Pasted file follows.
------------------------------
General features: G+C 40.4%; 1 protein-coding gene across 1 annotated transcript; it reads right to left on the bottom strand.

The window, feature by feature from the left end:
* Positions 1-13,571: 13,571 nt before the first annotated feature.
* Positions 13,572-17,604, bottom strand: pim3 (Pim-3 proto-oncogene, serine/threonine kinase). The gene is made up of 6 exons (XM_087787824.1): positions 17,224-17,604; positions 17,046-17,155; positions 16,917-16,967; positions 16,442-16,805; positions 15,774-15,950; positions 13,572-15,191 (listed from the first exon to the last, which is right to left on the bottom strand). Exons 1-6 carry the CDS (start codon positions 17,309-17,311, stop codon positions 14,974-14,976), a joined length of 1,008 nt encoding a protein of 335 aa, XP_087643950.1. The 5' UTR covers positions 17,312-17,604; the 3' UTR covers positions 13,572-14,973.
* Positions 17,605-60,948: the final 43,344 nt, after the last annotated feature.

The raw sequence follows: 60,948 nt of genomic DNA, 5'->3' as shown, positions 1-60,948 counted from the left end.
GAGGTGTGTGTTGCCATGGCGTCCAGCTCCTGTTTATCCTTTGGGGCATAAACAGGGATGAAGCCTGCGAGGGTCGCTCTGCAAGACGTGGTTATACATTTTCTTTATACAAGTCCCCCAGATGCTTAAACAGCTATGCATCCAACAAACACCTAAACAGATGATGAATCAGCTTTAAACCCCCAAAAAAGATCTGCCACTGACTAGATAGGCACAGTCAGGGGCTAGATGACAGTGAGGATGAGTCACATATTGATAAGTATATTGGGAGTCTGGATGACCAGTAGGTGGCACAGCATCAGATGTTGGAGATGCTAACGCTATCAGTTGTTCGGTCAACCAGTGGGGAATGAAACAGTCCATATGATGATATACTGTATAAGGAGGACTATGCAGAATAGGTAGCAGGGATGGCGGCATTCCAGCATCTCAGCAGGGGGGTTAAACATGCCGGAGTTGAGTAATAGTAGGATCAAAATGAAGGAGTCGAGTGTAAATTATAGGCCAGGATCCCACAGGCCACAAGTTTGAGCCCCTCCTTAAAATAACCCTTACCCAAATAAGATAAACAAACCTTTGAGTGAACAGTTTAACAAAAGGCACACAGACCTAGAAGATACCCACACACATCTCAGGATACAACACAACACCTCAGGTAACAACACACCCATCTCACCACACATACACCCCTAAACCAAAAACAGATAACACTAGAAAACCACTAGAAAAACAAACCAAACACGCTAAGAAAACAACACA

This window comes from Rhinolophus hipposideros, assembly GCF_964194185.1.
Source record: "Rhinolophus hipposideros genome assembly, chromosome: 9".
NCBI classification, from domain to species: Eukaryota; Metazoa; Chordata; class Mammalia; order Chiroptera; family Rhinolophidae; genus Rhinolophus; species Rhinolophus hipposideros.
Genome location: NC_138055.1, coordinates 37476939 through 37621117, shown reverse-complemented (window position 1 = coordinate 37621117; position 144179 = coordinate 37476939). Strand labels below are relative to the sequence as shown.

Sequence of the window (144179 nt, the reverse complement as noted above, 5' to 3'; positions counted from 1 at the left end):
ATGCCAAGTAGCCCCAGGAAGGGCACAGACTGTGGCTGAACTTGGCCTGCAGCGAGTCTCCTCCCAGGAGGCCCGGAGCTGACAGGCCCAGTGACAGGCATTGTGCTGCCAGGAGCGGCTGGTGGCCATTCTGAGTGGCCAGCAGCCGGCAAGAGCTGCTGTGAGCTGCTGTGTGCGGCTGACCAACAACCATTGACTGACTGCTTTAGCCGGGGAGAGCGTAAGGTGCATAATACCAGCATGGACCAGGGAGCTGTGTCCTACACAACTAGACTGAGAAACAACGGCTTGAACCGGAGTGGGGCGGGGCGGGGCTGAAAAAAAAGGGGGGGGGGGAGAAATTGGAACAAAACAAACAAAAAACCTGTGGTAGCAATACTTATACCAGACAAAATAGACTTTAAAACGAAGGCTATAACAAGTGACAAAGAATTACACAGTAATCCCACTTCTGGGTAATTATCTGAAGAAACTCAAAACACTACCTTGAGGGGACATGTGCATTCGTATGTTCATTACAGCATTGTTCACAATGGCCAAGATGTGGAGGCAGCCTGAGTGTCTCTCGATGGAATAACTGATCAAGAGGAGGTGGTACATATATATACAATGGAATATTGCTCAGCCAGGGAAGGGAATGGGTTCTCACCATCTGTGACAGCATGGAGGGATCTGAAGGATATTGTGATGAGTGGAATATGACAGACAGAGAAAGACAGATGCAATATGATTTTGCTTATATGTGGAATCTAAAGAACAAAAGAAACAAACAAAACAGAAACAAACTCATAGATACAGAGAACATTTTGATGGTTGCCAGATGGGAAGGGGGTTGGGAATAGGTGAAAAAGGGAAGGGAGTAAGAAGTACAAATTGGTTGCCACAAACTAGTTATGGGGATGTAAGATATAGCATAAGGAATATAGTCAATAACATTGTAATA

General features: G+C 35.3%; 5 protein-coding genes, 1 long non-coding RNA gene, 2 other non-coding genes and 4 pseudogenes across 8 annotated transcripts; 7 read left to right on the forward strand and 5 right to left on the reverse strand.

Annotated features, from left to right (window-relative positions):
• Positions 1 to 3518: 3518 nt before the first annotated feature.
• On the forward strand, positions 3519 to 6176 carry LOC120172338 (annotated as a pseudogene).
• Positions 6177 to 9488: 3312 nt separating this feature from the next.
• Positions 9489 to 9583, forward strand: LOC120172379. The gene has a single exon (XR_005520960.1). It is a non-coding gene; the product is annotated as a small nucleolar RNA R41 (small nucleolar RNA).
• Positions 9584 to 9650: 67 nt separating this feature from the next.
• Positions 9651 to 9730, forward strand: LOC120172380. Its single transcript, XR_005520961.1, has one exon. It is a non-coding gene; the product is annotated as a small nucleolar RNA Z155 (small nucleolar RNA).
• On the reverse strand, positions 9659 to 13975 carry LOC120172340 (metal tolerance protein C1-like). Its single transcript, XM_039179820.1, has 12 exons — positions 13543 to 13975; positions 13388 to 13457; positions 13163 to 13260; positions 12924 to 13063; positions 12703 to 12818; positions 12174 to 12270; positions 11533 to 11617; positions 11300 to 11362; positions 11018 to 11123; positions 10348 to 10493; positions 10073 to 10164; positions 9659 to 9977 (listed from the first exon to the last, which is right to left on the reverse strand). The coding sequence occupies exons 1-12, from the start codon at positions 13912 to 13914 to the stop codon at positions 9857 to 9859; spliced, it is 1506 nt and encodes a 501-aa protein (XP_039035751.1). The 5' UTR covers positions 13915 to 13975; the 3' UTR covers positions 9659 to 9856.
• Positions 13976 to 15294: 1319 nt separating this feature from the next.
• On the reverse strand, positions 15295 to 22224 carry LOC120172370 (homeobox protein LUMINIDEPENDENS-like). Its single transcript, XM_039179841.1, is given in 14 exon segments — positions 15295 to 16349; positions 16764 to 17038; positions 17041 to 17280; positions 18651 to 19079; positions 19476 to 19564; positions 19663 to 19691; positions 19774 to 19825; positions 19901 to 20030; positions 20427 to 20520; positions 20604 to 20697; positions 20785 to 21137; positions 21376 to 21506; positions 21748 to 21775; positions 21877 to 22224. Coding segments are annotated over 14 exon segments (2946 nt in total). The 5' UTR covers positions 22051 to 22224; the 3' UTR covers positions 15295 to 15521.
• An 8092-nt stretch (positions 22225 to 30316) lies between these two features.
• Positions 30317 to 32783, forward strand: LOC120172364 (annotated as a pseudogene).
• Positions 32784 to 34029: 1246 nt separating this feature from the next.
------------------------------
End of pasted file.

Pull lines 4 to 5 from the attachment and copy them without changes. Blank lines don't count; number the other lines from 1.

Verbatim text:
* Positions 13,572-17,604, bottom strand: pim3 (Pim-3 proto-oncogene, serine/threonine kinase). The gene is made up of 6 exons (XM_087787824.1): positions 17,224-17,604; positions 17,046-17,155; positions 16,917-16,967; positions 16,442-16,805; positions 15,774-15,950; positions 13,572-15,191 (listed from the first exon to the last, which is right to left on the bottom strand). Exons 1-6 carry the CDS (start codon positions 17,309-17,311, stop codon positions 14,974-14,976), a joined length of 1,008 nt encoding a protein of 335 aa, XP_087643950.1. The 5' UTR covers positions 17,312-17,604; the 3' UTR covers positions 13,572-14,973.
* Positions 17,605-60,948: the final 43,344 nt, after the last annotated feature.